The role of religious leaders and faith-based organizations in the prevention of atrocity crimes was the focus of the debate on 23 April in Fez, Morocco, during an international conference organized by the United Nations Office on Genocide Prevention and the Responsibility to Protect, the King Abdullah Bin Abdulaziz International Centre for Interreligious and Intercultural Dialogue (KAICIID), the Interministerial Delegation for Human Rights (DIDH) and Rabita Mohammadia of Ulama of Morocco.
At the opening session, Mr Adama Dieng, UN Special Adviser on the Prevention of Genocide welcomed the choice of the city of Fez, for its spiritual, mythical and symbolic status, to host the conference.
"What we want to achieve in Fez is to bring religious leaders to focus on an important issue, namely the prevention of incitement that can lead to atrocity crimes" MrDieng said. He emphasized the important role that religious leaders can play in preventing or countering incitement to violence, promoting tolerance and calling for an end to discrimination, noting that religious leaders can also sometimes themselves be responsible for hate speech and incitement to violence. To religious leaders gathered at the conference he said: "You are present here because you have demonstrated that there are ways to take action. You are here to show that it is possible to respond to incitement.
The main objective of the Forum according to Mr Dieng was to "lay the foundations, solid foundations, for an Action Plan that would allow religious leaders to act against incitement to hatred and mass violence". He concluded his speech with the announcement that the Fez conference would be followed by five regional meetings where the Action Plan developed in Fez would be strengthened and augmented with specific and detailed elements from different regions.
Mr Faisal Bin Muaammar, Secretary-General of KAICIID said "This conference is timely. In the previous century, and in this one, despite the best efforts of the international community, we have been faced, again and again, with atrocities, incitement and the loss of life of many hundreds and thousands of people“.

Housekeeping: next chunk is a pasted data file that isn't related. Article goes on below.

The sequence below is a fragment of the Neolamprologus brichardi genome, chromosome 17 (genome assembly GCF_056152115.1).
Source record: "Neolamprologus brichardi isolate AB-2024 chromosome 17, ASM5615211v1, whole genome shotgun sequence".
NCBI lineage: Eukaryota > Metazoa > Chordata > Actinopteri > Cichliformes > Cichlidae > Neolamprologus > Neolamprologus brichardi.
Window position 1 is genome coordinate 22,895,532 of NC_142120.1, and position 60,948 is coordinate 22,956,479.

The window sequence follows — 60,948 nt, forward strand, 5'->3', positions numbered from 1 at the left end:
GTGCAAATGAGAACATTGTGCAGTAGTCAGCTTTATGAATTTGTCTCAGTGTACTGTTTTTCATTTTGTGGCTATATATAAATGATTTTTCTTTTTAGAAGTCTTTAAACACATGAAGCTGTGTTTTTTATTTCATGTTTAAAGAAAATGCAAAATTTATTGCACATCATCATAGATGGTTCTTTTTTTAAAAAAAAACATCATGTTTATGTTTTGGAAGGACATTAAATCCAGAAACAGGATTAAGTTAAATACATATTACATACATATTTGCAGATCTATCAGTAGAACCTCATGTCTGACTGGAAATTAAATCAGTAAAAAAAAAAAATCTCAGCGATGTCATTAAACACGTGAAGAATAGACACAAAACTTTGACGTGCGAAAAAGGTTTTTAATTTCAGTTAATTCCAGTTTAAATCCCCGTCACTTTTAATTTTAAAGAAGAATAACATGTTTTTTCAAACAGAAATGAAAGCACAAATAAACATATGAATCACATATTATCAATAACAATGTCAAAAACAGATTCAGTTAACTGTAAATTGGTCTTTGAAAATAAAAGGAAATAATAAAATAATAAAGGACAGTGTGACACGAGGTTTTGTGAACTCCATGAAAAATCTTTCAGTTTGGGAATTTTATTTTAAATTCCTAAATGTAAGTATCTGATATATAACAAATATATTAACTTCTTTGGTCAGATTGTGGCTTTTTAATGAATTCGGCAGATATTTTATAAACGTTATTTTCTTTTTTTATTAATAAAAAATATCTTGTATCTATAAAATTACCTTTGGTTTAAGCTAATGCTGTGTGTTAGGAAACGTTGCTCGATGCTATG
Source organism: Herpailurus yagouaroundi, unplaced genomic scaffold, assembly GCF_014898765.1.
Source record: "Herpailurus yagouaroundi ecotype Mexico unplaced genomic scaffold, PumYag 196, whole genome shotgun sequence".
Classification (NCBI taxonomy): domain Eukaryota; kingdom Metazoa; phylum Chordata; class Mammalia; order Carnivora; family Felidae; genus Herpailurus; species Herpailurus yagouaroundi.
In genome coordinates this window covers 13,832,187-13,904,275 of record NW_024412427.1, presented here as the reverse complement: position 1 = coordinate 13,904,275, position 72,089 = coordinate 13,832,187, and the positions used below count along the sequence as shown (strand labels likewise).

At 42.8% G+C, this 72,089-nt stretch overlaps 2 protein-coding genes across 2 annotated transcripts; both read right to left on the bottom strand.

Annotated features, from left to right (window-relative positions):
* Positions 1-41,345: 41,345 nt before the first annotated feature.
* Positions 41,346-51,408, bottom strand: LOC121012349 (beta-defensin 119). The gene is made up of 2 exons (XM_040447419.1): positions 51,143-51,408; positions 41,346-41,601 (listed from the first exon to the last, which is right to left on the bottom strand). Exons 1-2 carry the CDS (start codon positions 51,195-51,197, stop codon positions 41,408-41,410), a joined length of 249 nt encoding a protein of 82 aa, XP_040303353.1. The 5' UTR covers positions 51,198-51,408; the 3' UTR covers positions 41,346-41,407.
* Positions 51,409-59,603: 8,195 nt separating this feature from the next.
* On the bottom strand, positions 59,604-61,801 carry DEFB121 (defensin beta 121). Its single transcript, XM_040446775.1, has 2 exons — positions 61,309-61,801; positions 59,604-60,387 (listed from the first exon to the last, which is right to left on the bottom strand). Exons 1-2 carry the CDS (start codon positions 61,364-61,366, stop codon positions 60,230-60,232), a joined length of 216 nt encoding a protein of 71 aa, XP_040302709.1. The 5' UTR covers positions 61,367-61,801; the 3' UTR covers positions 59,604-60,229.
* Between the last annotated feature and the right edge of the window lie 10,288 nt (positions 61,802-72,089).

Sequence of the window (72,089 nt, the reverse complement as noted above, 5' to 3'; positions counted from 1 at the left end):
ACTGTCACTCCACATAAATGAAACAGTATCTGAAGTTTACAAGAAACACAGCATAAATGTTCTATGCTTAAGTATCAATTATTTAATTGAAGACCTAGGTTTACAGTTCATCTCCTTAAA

Mr Bin Muammar said that "We live in a plural world, and with each passing day, we come closer together. People are separated by different identities, religious, cultural, or national: when those identities become a source of fear and mistrust we can expect violence to follow. There are many in this world who manipulate religious identities to promote violence for their own narrow ends“.
He called on participants to unite in condemning violence in the name of religion. He also stressed "the importance of the concept of common citizenship: a notion of citizenship based on diversity rather than majority." He also urged everyone to "adopt dialogue as a way of life, without which violence and incitement can never be totally defeated."
Mr Ahmed El-Abbadi, Secretary-General of Rabita Mohammadia of Ulama in Morocco said: "Today, we are witnessing a proliferation of violence and hate speech in the guise of religion which must instead be the essence of beauty and love rather than producing chaos".
MrAbbadi pointed to the main challeges religious communities face while fighting incitement to hatred and discrimination, including shaping strategies to counter incitement to hatred, training people and religious leaders to execute these strategies and establishing networks aimed at improving education.
"If terrorism is regarded as the principal enemy of human rights, protection of human rights in the current global environment requires the adoption of practical measures for education and awareness of non- violence and the cessation of hate speech, MrMahjoub El Haiba, Interministerial Delegate for Human Rights added that it was necessary "to fight against the causes which feed incitement to hate speech and violence and punish the perpetrators of these crimes, and also to develop the rule of law and to promote the development and strengthening of democracy".